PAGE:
Each Accelerating Opportunity state and college team develops a braided funding model—its own standardized and sustainable approach to identifying, utilizing, and expanding funds to support integrated career pathways. State and college teams can use the tools and resources in The Braided Funding Toolkit as a guide to thinking about and creating such models.
The Braided Funding Toolkit has four sections:
In Accelerating Opportunity, braided funding, the weaving together of various state, federal, and private funding streams, along with funding strategies, is critical to implementing integrated career pathways. The Braided Funding Toolkit provides Accelerating Opportunity state teams and colleges with resources to identify the major federal and state funding streams that may be available to support integrated career pathways and their students. The toolkit, built in part from the Center for Law and Social Policy’s Federal Funding for Integrated Service Delivery Toolkit, is designed to support state and college teams through the complex process of developing a comprehensive, sustainable funding model for integrated pathways.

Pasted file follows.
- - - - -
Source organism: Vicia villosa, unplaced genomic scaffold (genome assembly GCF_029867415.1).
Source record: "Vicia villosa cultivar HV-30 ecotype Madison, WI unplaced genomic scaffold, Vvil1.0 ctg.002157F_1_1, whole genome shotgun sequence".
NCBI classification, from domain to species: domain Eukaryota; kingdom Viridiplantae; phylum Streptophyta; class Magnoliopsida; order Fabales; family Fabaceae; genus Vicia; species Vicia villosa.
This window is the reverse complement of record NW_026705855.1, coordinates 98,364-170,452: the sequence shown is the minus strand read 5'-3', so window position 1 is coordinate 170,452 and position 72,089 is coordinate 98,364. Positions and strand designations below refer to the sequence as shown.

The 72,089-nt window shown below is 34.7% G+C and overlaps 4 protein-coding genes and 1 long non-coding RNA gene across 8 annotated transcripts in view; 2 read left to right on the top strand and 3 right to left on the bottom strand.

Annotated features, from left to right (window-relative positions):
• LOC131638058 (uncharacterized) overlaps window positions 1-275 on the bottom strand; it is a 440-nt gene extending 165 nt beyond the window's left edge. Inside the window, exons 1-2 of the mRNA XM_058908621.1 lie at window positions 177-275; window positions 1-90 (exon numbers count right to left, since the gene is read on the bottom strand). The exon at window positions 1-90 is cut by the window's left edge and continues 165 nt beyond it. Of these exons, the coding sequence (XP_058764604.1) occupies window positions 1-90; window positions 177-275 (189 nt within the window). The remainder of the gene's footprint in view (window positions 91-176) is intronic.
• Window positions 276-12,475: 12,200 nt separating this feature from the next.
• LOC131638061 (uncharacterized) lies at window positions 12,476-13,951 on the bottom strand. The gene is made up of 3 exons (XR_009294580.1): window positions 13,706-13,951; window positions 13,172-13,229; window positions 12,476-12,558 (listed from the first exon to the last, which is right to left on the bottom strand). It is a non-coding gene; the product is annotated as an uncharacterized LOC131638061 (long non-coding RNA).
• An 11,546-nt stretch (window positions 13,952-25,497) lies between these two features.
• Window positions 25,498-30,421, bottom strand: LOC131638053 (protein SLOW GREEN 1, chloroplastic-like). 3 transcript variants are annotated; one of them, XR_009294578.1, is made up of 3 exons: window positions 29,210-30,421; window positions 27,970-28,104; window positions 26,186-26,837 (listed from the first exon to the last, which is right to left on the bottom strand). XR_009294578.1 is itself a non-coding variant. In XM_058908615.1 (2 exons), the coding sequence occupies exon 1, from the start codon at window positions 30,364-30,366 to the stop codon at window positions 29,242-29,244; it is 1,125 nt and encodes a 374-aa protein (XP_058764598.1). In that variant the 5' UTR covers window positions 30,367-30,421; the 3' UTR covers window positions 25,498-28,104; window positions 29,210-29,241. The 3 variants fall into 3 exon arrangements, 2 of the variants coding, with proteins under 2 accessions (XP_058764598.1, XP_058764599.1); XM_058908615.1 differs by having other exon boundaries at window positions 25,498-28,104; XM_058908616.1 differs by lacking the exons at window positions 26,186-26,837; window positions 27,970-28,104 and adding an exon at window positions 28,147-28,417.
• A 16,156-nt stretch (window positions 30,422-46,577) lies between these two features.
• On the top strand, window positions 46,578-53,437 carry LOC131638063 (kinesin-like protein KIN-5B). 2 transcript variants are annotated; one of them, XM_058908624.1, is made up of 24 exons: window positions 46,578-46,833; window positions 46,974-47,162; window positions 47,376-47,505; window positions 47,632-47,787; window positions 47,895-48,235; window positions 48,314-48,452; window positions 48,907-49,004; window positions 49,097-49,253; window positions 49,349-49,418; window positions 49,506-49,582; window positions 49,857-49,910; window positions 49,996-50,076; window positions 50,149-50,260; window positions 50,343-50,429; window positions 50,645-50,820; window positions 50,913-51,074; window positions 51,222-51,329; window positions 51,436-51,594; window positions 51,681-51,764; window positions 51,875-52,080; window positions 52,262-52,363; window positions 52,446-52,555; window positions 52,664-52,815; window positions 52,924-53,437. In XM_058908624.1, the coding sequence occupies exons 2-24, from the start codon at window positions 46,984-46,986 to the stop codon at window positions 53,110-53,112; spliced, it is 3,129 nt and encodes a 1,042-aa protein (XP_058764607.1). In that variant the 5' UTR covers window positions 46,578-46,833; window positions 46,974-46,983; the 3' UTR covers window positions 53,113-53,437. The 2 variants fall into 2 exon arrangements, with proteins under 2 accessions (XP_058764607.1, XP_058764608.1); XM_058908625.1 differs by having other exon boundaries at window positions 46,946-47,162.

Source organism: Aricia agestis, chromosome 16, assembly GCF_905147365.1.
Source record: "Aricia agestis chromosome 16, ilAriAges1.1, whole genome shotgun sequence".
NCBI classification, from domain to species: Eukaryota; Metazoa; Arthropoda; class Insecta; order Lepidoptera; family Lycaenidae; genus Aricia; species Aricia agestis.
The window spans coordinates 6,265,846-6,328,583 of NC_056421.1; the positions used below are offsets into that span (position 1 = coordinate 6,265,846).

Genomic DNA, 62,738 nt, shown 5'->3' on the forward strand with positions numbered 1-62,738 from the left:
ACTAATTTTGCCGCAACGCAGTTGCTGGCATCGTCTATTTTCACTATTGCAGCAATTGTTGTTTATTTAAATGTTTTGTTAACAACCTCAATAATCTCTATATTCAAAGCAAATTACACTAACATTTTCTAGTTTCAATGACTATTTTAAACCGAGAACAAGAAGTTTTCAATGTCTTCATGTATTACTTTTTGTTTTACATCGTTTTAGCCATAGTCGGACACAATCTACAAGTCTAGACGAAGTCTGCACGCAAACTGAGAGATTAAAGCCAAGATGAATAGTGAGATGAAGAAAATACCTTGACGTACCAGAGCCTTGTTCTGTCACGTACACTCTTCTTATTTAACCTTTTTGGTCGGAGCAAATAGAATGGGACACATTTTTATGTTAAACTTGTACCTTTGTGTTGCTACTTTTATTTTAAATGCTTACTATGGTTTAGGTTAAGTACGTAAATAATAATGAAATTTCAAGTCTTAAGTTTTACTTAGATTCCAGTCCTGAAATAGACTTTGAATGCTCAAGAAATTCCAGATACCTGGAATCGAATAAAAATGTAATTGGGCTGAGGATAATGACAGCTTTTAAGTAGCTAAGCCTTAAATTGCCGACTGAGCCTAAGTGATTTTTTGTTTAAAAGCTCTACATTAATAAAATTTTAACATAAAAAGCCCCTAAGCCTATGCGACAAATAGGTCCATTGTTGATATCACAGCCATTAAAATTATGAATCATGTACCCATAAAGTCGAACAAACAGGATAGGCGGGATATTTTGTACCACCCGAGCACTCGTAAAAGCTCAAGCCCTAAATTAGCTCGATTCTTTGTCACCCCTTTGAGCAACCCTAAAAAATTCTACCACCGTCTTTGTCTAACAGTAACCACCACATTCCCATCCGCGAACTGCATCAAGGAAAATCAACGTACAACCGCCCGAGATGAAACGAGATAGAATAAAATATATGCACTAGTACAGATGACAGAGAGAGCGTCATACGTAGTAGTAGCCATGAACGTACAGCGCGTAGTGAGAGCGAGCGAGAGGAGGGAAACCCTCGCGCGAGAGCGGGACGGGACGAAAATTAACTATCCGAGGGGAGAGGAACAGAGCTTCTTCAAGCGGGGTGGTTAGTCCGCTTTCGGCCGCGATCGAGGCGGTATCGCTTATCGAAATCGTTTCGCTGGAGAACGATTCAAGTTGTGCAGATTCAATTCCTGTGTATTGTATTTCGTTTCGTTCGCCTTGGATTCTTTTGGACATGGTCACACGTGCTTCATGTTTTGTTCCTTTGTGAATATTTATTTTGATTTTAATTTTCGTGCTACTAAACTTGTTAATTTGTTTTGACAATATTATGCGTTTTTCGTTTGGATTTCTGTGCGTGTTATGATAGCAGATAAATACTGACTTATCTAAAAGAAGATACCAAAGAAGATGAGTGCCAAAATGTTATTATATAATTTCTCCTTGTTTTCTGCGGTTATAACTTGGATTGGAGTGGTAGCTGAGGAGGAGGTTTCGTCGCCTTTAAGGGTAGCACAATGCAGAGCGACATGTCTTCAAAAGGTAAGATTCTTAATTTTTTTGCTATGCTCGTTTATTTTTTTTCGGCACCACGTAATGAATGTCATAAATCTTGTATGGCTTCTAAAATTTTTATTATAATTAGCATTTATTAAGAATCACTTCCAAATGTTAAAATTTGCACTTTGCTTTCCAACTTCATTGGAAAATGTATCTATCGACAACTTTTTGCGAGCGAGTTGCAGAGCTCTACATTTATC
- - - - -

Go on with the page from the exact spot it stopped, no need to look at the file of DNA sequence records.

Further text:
Colleges and states cannot rely on one or two major sources of funding to support and sustain new and innovative programs like integrated career pathways. They must pull from multiple smaller sources, each with specific goals, target populations, and performance indicators. Braided funding leverages federal, state, and private funds by “braiding” them together to support integrated career pathways and the students enrolled in them.
Just as important, cuts in federal funding for workforce development and education have made it significantly harder for community colleges to serve low-income, lower-skilled, first-generation college goers. For example, Pell Grant funding falls for short of the number of students in need or their level of need. Moreover, the federal government has eliminated, at least for the time being, “Ability to Benefit” eligibility for federal grant and loan programs as a substitute for the requirement of a high school diploma or GED. Read More...